al.' and put It Into the baskets on
top of his desk."
Miss Calla really had been very
pointed In her Instructions.
"PerSonal bills, invitations and
other notes go into this basket."
she told Lynda. "You will . find
he has many of this kind daUy.
All letters pertaining to the af
fairs of the firm are to go Into
this basket, while personal mall
will be put before him on his desk,
bo that he may read It first. Some
times, when he has looked ovei
these, he forgets to do the rest.
Yen see, ho has no real responsi
bilities as jet. Bis father hopes
ho will taks up th business In
earnest serao day. Ho likes now
pen points every day, although he
seldom nses t hem j . and see that
his fountain pen Is cleaned and
J Bhe hd only gotten this far In
her Bomo what supercilious in
struetieaa whoa Ralph Armitage
earns In, With a eurt "good
morning,' ho seated himself and
hurriedly began to go through his
personal mall,
A short and profane expletive
brought Miss Calla fluttering tc
his desk with an offer of help.
Armitage did not look op, as he
ozolalmod, Impatiently; . : . .,
"Don't bother m. When I
being built up around the in
do not embark. They take off
air service newspaper. A lady
and more coming every day.
year are added to the English
steals irora an otners, living
want you, I will call you."
Shortly he came over to Lynda's
desk and, without preamble, be
gan to dictate directly to the ma
chine. For at least two hours he
devoted himself to his business
mall, only stopping when Miss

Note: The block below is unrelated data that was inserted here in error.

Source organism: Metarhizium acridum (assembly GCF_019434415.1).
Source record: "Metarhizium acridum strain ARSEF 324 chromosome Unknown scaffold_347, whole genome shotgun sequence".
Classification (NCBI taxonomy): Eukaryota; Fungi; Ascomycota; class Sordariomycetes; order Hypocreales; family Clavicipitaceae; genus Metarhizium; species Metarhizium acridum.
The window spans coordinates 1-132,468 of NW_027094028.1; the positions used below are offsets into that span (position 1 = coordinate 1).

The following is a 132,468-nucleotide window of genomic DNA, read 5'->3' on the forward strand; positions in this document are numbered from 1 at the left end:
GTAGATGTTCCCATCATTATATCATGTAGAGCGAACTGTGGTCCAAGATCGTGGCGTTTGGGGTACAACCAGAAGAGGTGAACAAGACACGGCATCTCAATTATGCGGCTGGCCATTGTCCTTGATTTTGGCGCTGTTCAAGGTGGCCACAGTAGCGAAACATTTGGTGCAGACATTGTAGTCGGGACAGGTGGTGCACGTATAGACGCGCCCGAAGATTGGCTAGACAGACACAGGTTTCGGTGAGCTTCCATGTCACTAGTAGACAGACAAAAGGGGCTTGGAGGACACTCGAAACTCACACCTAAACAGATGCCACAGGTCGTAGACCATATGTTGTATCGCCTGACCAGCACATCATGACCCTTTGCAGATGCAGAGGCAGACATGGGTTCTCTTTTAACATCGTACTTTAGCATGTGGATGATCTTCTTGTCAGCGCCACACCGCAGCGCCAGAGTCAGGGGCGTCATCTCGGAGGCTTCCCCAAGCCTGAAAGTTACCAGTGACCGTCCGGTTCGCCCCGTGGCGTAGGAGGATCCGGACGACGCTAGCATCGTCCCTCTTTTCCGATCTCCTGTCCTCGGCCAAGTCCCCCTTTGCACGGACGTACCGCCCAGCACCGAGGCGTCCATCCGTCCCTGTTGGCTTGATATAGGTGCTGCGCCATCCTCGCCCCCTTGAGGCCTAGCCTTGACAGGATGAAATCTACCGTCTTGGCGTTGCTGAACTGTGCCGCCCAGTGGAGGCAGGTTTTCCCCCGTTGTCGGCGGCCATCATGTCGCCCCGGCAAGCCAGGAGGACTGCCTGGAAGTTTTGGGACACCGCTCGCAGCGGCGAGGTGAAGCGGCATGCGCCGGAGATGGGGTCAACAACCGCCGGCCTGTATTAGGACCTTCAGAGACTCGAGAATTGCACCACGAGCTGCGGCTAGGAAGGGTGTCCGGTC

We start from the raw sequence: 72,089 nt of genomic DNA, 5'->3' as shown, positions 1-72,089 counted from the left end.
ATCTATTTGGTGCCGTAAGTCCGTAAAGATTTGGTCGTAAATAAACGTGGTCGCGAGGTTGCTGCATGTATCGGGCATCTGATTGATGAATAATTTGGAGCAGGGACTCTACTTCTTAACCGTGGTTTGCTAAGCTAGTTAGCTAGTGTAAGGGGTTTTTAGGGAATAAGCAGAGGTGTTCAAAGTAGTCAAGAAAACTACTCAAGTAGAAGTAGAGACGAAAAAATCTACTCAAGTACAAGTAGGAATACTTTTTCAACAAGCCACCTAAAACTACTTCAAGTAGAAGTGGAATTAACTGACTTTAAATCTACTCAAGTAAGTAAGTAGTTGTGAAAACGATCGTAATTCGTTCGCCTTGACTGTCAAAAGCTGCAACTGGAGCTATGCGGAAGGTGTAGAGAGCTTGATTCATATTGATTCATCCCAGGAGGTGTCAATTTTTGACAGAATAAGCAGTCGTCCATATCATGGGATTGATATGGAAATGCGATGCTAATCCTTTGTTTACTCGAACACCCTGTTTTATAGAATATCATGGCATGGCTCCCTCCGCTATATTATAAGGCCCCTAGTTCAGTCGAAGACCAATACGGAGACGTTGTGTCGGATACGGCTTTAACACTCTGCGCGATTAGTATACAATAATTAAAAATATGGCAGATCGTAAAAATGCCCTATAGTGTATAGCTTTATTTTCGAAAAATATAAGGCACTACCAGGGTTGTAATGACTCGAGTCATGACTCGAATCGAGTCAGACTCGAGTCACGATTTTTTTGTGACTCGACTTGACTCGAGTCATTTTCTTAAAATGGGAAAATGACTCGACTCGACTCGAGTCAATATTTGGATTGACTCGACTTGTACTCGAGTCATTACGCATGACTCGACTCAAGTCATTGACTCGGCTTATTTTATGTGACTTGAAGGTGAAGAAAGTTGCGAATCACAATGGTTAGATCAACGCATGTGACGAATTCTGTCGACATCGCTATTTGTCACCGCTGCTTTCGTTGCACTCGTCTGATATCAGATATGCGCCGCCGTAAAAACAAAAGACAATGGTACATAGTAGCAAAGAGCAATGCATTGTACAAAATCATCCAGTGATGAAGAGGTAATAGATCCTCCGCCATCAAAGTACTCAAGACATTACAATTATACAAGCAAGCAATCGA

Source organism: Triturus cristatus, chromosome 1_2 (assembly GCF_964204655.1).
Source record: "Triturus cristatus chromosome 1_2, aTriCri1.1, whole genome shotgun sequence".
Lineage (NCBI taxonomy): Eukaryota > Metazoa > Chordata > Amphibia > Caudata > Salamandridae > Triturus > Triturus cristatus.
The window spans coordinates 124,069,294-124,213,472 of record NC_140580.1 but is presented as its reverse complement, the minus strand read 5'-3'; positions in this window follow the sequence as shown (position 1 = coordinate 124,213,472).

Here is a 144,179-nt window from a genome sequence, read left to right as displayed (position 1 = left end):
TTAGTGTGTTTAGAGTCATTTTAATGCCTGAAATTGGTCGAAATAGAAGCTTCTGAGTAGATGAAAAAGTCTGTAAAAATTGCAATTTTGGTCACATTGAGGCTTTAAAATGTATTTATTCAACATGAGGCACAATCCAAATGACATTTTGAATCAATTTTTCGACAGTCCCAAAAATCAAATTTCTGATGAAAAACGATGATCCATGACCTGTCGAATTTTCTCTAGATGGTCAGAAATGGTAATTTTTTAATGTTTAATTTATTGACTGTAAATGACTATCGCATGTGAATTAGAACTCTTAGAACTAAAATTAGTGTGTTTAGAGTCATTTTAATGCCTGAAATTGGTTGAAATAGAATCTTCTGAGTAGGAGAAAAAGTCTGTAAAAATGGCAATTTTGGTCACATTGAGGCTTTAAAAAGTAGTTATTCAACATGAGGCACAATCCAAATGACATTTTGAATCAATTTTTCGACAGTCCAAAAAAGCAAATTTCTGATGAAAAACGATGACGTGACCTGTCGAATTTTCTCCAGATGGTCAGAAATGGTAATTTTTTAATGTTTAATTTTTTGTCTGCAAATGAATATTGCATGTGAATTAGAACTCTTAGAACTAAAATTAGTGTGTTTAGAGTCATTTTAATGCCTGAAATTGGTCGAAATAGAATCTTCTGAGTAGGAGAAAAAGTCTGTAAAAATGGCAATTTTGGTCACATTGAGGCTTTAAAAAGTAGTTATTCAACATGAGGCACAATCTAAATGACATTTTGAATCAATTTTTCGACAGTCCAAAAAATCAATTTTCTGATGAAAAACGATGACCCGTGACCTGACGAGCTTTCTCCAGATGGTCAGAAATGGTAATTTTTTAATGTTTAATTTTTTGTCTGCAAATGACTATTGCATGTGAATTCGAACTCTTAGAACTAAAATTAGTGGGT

Calla ostentatiously bade him
good-bye. He thanked her courte
ously for her good work while she
had been with the firm, and told
her the bookkeeper had been In
structed to give her a check for
two hundred and fifty dollars,
with which she might buy herself
a parting gift. He added: "Also
my father wants to see you before
you leave."
Profusely. If tearfully, she
voiced her gratitude, but Lynda
had a feeling that all the time he
was wishing she would go, and go
As soon as the door closed be
hind her, he drew a letter from
his pocket and said:
"Miss Fenton, I want this letter
written on plain paper, with one
copy only."
Lynda put the paper inl the
machine. He began:
"Mr. John Waldron,
"Waldron Realties Co.,
"New York, N. Y.
"My dear Mr. Waldron:
"Received your letter this
morning, and was very sorry to
learn that the doctors have come
to the concensus of opinion that
poor Stella will never regain her
mind. Please see that in the fu
ture she has everything possible
that she needs.
"I am very glad that you hav
decided that she will be more com
fortable in one of the cottages, as
that will give her a privacy she
could not have in the sanitarium
proper. I would like this fitted
up with every luxury that her
physicians will allow. .
"I note and approve your idea
of having two nurses on duty all
the time, and think you had bet
ter have Dr. Sinclair look out for
four nurses, so that she will al
ways have the care of capable
"Send all bills to me, in care of
my attorney, John Sills. No. 718
Duncan place, this city.
"I would like to state, however,
that I resent most heartily the
latter part of your letter. I do
not feel that you have the right to
dictate to me any line of conduct
at any time. Although you must
have known there was insanity in
your family when I married your